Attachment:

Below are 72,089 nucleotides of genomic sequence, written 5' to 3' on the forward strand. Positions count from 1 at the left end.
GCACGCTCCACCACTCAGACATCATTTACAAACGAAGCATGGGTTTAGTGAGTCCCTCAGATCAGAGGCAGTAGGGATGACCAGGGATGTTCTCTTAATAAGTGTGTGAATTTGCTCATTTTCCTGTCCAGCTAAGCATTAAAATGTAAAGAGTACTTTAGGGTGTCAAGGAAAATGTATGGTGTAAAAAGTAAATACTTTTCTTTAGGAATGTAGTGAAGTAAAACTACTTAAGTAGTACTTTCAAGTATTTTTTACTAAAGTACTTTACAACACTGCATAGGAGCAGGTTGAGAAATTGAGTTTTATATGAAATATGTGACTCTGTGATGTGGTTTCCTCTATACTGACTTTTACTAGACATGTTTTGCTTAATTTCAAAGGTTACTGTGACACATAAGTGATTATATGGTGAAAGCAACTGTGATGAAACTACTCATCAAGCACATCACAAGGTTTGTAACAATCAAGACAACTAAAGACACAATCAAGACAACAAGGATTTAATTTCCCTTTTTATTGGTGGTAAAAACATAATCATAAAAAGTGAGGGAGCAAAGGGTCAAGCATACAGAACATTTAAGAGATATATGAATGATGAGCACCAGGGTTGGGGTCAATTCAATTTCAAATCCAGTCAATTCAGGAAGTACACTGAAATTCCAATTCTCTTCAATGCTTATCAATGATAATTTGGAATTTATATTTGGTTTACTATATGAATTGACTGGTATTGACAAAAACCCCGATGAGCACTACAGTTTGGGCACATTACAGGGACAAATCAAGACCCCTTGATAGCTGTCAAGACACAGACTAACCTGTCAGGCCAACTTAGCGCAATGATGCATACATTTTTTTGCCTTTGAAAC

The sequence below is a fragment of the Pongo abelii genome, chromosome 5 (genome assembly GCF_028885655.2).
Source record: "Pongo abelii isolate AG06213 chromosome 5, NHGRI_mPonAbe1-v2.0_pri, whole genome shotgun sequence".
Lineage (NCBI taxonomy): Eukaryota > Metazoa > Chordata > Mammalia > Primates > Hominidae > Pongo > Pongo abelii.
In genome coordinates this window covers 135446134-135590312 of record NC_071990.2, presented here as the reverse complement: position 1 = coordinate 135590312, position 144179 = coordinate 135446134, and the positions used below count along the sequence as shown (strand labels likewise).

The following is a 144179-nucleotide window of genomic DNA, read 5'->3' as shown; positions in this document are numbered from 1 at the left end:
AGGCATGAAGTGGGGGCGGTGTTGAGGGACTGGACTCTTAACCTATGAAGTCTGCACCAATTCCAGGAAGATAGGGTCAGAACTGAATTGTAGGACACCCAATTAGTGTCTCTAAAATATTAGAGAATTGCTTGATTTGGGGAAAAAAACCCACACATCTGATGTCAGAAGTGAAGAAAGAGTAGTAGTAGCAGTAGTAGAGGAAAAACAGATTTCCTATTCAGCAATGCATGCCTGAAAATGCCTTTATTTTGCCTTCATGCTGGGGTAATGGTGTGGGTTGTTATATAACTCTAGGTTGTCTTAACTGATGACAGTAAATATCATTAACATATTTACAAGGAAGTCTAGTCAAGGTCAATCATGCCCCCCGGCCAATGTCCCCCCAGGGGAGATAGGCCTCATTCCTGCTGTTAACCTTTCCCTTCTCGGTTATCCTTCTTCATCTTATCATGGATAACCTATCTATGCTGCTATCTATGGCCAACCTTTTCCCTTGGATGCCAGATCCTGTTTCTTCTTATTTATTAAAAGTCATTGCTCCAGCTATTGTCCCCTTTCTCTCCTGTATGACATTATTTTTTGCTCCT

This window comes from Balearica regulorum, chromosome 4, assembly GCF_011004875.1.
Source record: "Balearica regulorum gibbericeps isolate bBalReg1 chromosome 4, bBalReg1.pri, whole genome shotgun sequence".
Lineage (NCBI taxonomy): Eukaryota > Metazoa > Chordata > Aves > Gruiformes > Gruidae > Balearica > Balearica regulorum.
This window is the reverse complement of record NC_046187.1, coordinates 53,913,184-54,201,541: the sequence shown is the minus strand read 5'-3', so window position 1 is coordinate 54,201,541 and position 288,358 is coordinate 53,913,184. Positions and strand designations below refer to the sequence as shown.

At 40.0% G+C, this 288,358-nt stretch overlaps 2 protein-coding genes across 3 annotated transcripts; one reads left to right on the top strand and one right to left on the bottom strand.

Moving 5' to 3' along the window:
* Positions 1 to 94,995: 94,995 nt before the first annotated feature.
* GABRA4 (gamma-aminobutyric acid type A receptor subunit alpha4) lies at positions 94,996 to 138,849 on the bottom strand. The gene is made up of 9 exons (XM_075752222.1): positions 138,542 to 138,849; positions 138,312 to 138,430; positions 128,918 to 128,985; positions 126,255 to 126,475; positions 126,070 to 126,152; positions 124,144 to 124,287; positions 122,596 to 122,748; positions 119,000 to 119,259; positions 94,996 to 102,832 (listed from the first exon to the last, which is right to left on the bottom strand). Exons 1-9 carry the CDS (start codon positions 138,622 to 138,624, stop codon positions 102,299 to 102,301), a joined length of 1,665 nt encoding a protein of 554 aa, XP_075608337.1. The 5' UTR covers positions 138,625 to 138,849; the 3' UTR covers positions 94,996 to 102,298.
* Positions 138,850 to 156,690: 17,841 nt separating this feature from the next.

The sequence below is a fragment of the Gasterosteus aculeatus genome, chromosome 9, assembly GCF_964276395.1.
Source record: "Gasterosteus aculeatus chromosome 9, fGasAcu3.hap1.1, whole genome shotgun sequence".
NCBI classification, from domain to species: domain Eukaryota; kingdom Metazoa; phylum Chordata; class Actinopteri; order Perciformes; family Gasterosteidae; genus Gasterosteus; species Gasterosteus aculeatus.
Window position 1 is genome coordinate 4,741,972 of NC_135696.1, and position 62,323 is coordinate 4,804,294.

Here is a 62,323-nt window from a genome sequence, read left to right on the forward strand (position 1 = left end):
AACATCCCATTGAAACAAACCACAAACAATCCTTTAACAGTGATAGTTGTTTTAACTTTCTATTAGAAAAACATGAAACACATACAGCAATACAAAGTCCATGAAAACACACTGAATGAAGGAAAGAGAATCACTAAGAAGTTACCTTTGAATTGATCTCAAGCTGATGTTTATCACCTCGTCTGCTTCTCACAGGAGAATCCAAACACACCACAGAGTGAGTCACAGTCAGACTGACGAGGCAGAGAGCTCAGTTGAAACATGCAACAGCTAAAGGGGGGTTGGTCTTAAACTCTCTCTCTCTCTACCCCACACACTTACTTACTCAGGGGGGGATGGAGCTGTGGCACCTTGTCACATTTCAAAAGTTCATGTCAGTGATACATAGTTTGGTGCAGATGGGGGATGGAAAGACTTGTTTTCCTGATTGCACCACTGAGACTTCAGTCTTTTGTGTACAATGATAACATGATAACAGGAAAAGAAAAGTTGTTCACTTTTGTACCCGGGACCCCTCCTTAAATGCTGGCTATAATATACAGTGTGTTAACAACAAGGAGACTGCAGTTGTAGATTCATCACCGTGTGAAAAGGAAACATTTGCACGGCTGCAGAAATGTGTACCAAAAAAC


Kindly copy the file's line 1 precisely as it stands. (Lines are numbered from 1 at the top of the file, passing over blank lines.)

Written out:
Below are 72,089 nucleotides of genomic sequence, written 5' to 3' on the forward strand. Positions count from 1 at the left end.